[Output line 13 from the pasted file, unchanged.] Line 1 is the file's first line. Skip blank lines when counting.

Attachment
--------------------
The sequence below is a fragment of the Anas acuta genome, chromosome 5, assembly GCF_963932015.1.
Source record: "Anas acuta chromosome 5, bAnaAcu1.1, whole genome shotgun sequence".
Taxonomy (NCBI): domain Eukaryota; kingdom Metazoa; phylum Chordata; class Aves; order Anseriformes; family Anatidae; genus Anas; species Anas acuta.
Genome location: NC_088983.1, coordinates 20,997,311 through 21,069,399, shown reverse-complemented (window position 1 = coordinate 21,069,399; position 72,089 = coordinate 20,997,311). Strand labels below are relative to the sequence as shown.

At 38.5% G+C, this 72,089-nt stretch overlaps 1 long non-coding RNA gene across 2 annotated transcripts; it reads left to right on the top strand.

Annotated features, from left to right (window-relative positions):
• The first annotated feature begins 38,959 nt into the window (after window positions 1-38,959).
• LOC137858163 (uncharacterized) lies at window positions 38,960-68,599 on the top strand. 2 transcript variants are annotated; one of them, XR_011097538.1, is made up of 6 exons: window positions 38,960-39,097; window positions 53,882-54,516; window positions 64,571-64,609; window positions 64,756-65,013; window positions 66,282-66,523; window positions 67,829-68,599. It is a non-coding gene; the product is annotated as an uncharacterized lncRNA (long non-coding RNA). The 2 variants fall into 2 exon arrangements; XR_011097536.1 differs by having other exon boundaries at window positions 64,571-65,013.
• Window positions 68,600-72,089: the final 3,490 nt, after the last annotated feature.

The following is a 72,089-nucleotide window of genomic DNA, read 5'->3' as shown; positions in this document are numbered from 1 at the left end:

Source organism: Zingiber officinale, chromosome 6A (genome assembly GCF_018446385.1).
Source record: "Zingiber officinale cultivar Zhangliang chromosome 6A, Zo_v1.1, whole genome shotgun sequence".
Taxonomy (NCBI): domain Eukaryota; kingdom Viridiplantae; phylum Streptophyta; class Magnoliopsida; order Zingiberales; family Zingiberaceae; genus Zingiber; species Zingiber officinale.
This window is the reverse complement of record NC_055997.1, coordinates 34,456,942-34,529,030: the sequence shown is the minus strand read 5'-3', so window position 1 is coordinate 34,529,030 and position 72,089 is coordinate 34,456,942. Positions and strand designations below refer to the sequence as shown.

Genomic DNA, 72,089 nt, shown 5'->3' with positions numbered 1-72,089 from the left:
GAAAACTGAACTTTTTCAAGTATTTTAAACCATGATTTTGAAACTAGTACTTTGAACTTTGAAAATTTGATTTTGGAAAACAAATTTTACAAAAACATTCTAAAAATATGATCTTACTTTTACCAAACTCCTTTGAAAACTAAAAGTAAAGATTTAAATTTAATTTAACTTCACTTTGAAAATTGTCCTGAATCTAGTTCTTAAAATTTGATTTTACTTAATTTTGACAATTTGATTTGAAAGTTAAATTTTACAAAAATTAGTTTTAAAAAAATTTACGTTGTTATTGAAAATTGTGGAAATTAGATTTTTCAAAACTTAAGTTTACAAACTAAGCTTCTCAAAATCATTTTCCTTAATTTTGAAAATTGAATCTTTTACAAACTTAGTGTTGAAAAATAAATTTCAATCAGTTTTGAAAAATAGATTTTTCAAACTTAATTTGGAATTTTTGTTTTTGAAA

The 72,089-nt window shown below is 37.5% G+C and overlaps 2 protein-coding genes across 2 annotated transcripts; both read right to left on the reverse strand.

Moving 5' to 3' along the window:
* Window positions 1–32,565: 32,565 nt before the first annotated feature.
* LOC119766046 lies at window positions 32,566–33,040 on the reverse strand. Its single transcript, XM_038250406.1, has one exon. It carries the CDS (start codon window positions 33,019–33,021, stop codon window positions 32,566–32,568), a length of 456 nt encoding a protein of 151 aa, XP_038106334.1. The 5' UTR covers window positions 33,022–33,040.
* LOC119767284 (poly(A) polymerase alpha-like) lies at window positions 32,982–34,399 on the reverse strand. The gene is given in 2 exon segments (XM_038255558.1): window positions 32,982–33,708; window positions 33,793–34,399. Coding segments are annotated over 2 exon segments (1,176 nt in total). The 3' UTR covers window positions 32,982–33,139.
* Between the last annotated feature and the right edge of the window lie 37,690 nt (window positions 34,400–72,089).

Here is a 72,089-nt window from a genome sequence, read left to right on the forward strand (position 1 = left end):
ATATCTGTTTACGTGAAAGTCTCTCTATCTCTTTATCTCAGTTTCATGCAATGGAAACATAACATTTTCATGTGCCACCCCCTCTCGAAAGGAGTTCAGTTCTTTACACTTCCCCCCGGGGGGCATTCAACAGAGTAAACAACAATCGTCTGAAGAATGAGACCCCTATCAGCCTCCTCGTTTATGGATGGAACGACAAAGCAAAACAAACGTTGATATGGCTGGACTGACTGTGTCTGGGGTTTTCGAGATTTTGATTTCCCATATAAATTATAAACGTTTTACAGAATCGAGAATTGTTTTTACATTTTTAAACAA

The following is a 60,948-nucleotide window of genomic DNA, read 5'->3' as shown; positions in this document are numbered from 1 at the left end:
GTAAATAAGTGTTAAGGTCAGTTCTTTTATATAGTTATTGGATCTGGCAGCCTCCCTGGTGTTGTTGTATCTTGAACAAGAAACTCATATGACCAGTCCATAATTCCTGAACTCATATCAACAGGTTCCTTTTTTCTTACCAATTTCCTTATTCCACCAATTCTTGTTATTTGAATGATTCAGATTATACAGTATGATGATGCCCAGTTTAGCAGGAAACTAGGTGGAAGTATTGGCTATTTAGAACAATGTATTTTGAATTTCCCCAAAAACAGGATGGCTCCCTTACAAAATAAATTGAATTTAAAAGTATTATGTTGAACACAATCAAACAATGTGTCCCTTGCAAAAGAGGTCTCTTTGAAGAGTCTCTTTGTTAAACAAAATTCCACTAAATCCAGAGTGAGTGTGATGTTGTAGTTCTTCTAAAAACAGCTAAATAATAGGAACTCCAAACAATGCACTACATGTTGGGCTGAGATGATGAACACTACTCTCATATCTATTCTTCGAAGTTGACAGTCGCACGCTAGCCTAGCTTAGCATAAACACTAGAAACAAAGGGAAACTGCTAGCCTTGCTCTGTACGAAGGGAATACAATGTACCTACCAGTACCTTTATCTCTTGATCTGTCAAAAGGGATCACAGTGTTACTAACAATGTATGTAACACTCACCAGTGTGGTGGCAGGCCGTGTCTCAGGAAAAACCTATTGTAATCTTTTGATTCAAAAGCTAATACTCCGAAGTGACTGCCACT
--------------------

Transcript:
Taxonomy (NCBI): domain Eukaryota; kingdom Viridiplantae; phylum Streptophyta; class Magnoliopsida; order Zingiberales; family Zingiberaceae; genus Zingiber; species Zingiber officinale.